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The N Word

Ethnicity and Culture

This is a clear and straightforward essay from Tiffany Booker-James that she has agreed to let me share with you, followed by a different take on the same subject by Nathan Woolbright. 

The N-Word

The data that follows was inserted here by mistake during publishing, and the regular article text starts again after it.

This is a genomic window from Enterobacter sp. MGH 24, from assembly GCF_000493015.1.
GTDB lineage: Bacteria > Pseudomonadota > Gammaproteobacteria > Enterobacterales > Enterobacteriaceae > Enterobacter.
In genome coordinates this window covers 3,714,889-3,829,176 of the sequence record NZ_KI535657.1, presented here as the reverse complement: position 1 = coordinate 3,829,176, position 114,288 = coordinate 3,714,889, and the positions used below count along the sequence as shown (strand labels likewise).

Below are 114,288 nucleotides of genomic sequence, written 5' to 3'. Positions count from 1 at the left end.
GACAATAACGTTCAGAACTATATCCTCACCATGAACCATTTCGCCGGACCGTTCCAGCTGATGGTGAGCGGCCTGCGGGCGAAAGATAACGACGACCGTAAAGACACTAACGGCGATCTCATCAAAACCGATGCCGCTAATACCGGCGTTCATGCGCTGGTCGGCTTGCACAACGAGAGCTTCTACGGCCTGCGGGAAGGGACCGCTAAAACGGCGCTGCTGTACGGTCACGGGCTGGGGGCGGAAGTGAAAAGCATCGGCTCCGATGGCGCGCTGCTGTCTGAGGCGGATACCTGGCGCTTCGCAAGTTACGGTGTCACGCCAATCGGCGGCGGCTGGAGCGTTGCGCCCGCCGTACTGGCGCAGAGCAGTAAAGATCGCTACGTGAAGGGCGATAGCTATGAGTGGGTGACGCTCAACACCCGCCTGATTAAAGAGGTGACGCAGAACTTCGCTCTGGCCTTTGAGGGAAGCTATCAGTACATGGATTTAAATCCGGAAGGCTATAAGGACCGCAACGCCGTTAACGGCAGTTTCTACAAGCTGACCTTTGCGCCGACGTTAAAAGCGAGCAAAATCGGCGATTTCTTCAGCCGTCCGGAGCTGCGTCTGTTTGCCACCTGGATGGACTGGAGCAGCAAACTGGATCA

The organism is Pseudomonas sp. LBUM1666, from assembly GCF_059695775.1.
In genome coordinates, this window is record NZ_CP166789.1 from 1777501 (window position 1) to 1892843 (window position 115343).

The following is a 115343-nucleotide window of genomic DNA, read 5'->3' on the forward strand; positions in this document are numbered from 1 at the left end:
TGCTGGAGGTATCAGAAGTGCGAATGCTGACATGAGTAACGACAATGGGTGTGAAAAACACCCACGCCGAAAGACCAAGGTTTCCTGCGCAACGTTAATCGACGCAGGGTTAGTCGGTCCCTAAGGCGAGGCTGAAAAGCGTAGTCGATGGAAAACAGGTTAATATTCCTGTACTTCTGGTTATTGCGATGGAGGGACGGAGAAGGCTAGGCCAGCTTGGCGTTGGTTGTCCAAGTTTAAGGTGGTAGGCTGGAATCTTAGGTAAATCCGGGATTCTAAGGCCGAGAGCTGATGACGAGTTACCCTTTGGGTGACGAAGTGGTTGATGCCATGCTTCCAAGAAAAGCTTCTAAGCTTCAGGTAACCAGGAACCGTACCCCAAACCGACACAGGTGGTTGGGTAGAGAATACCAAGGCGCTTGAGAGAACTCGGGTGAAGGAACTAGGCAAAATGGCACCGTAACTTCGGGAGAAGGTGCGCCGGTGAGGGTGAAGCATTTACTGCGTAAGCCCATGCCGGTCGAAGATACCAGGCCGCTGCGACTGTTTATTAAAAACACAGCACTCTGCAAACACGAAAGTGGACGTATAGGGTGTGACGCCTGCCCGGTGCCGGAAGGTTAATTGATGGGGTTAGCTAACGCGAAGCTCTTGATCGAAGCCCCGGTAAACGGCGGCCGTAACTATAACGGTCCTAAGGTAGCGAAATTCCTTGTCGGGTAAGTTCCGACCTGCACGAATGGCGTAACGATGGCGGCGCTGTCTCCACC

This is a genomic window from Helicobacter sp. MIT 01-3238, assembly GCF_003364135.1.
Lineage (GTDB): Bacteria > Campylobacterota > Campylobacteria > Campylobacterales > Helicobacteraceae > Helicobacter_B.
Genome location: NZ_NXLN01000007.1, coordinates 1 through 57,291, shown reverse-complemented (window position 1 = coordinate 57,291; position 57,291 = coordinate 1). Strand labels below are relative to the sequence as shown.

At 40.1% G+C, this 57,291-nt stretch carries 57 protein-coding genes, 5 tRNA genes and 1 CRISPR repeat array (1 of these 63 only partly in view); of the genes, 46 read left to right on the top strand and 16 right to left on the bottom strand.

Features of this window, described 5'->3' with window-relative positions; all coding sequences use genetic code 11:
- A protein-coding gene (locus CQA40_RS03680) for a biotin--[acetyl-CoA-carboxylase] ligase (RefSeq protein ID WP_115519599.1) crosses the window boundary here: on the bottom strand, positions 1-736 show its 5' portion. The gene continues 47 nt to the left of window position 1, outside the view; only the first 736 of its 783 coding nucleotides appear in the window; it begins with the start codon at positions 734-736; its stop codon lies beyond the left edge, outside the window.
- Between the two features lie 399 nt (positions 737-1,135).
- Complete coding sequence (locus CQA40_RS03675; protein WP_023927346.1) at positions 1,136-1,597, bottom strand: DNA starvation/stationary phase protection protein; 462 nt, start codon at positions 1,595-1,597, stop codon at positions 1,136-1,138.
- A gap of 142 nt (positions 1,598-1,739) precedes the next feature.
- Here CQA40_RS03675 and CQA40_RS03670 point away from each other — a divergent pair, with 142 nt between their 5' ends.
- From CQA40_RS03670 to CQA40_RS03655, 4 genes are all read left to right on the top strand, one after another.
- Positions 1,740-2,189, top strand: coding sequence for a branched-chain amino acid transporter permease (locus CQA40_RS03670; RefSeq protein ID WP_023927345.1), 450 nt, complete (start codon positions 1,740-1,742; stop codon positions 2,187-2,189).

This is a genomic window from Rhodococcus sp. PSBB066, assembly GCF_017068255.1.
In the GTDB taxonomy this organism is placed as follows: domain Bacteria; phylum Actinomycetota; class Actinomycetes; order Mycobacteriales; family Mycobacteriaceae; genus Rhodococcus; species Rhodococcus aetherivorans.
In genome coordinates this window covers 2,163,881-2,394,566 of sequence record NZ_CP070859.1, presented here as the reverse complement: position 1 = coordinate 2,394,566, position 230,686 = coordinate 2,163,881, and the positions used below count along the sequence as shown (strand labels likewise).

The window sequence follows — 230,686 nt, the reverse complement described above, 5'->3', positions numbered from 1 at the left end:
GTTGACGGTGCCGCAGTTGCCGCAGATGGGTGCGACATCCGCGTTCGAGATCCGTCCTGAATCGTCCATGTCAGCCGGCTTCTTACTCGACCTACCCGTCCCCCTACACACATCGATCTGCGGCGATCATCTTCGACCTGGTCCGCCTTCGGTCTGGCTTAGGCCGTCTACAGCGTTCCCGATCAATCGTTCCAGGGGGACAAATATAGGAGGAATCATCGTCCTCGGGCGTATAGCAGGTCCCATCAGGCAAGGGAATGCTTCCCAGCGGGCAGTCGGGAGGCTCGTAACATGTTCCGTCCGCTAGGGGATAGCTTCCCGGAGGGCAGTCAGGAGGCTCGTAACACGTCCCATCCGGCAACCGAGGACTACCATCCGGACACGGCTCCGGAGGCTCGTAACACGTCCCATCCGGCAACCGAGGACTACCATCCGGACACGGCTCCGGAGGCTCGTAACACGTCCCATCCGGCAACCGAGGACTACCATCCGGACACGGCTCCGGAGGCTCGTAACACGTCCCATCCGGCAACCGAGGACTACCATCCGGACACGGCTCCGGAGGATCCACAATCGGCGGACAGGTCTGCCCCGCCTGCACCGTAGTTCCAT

The words Negro, nigger, and nigga have always been a sensitive topic, yet it is a topic that needs to be addressed in light of the more common use of its vernacular. One word is used to describe a color, while the others are used to define a people.  It’s very clear to many the negative connotation these words carry, but where did these words come from? Furthermore, is there a difference between the word nigger and nigga; and why is it that African-Americans now use the word nigga to degrade each other in today’s society? These words, in spite of their spelling, still holds the same degrading power as it did during the time of slavery, and they are still spoken out of cruelty and ignorance, but who is to blame? Can one still blame the Spaniards for considering people of a darker skin tone –Black? Can we blame the Europeans for perpetuating their hatred and ignorance of superiority over a race of people to the point they felt it lawful to define and dehumanize them?  Or does the blame lie with the African-American race as we use this degrading labeling on our own kind, thus becoming the victimizer? Either way nigger or nigga are words that should be eliminated from the vocabulary of every human being.